In the year 1800, things are really going to be different. There will be plenty of opportunities to expand our small island nation, build the industry our population desires, even explore worlds both old and new. What an exciting time to be alive! Should we consider celebrating all of this with a festival? Sure, sure, after we’ve plied ourselves to the brink of exhaustion. This land is ripe for a new beginning, filled with rigorous hard work and recognition. And perhaps a little beer or schnapps during a break.
Designer Martin Wallace returns to European industrialization in Anno 1800, a reimplementation of a popular civ building PC game. It plays two to four players with game time between one to two hours, for ages twelve and up. Let’s set our sights on the future of our industry and get our hands dirty. It’s time to trade some goods.
Every player starts with a personal island board, a set of nine population cubes, and a deck of nine population cards that correspond to the needs of the island’s people. Each population cube is a specialized resident of which there are five types: farmers, workers, artisans, engineers, and investors. This workforce can assist in producing the various goods available on the main gameboard.
Each turn a player has access to one possible action from a total of nine choices. These choices include expanding into industries available on the mainboard, playing population cards, increasing/upgrading population cubes, exploring either the old or new world, or even refreshing the workforce by celebrating a festival. After a choice is taken, play continues clockwise. Game end is triggered when a player fulfills their final population card.
Much of the game is focused on industry expansion. Players utilize their workforce to produce goods that add new construction tokens to their island board. Sending a farmer to produce pigs, while sending an artisan to produce coal, is an easy way to add a sausage factory to your island. A player may want this industry to fulfill the resource need on one of their population cards. Expanding can happen immediately based on the starting workforce loadout and there are plenty of pathways to fulfill population needs as well as expand into even greater industry.
When a player needs to produce an item that cannot be added to their personal board, they have access to trade tokens via their shipping network that can be exhausted to access other players resources. By utilizing another’s resources, opponents gain gold from the supply, which can be used to refresh individual cubes on their turn.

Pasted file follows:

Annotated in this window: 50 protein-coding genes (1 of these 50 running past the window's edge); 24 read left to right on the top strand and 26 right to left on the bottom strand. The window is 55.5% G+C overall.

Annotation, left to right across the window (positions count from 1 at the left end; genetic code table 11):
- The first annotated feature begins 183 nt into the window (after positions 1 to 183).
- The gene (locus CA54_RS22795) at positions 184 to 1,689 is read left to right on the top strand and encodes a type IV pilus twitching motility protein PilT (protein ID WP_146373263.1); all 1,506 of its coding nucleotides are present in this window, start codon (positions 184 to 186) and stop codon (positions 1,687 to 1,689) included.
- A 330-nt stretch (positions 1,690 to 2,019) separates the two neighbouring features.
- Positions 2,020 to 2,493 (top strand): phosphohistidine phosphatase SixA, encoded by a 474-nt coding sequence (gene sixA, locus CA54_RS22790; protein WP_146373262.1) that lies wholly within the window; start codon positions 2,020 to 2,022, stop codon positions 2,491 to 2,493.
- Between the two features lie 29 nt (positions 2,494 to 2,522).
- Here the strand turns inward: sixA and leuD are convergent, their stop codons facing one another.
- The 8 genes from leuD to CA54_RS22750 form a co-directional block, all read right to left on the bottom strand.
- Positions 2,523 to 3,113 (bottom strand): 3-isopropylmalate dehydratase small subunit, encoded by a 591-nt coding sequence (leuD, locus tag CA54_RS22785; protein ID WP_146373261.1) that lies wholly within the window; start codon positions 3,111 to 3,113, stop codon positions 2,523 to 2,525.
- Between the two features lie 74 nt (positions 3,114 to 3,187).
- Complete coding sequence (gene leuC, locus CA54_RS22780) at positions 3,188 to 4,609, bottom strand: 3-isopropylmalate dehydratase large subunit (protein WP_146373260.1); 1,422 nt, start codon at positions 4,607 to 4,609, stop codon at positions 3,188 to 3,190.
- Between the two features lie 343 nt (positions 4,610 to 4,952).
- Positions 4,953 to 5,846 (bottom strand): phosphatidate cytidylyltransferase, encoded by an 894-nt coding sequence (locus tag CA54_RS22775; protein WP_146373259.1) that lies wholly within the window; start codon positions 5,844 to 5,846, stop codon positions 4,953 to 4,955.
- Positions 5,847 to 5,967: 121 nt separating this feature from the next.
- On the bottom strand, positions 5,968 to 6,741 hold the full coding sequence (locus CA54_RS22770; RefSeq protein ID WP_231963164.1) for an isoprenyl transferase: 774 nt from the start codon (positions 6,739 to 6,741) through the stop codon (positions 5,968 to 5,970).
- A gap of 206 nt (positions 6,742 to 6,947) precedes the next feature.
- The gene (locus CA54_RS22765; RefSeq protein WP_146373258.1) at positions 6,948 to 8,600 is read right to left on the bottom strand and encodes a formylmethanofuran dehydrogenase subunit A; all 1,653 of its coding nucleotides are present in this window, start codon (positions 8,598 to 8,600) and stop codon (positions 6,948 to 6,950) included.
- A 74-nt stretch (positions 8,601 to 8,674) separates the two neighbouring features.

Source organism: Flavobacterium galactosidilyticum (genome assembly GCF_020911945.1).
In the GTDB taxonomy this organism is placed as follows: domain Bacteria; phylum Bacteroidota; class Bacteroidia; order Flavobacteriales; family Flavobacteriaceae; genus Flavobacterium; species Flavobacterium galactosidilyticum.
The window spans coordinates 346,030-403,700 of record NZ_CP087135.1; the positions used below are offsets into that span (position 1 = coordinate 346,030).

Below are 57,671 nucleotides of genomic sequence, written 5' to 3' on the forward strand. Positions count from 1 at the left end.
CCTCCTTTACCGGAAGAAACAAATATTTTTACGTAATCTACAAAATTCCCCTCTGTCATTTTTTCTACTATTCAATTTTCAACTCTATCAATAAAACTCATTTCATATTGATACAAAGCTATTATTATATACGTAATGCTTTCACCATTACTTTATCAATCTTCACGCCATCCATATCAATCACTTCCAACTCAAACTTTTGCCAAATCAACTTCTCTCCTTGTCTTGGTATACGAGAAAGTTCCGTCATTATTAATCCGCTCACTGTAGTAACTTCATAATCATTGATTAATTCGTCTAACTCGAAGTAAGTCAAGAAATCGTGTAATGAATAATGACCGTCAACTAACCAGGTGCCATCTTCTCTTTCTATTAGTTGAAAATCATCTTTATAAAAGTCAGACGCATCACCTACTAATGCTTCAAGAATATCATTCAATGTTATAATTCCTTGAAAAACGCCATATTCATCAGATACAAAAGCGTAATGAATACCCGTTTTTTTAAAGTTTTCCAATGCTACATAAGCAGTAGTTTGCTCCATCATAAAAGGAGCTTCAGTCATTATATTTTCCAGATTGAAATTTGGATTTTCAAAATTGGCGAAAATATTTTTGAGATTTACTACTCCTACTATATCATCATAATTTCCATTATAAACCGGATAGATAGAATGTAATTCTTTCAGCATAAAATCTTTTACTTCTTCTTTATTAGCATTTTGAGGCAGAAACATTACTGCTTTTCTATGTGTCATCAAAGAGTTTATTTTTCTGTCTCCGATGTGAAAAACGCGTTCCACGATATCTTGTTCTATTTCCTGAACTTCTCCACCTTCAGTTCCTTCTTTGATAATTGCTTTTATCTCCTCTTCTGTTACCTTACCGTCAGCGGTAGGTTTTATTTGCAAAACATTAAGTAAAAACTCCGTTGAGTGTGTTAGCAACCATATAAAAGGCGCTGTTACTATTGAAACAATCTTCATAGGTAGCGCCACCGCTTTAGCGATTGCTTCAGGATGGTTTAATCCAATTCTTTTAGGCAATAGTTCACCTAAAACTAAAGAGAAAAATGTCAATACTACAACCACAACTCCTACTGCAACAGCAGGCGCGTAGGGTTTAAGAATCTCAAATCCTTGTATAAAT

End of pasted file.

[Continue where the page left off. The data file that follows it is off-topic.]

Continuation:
Players also start with an exploration token via their shipping network. They can use these to explore the old world, which adds a new section of island to their player board. They can also explore the new world and gain access to unique resources that can only be utilized by that player. Both the exploration and trading tokens can be increased by adding more ships to the water spaces on the bottom of the island board.
Beyond industry, the population cards (as well as end game objective cards) provide direction via their cost. If three cards from your workforce require beer to be fulfilled, it’s important to work toward adding that industry to your island board. As cards are played, they provide bonuses such as free population upgrades, one-time use trading tokens, or additional workforce. Any new population that is added to a player’s supply also comes with a new population card from the main board draw deck.
Once any player has fulfilled all their population cards, the game ends after the current round plus one additional full round are completed. Points come from completed population cards, expedition cards (gained by exploring the new world), leftover gold, and objective cards. The player who empties their hand first also receives a seven-point fireworks token to add to their final score. The player with the most points is the winner.
Anno 1800 has a lot of great ideas at play, but before I get to those, I want to discuss some of the shortcomings I had during play. Not to bury the lede, I do think those who enjoy strategic euro-style games will find a lot to enjoy here. But it’s not without its faults.
The largest issue I have with the game is the luck of the draw from the population decks, coupled with some balance issues present on both cards and exploration boards. Draw luck is directly related to balance issues as there are certainly better cards to be had, including those that give players access to their first engineer. There can be games where players must pivot from not finding these cards in their hand and it can set them back. The old-world board benefits also can be swingy at certain stages of the game, as can the randomization of the new world resource distribution.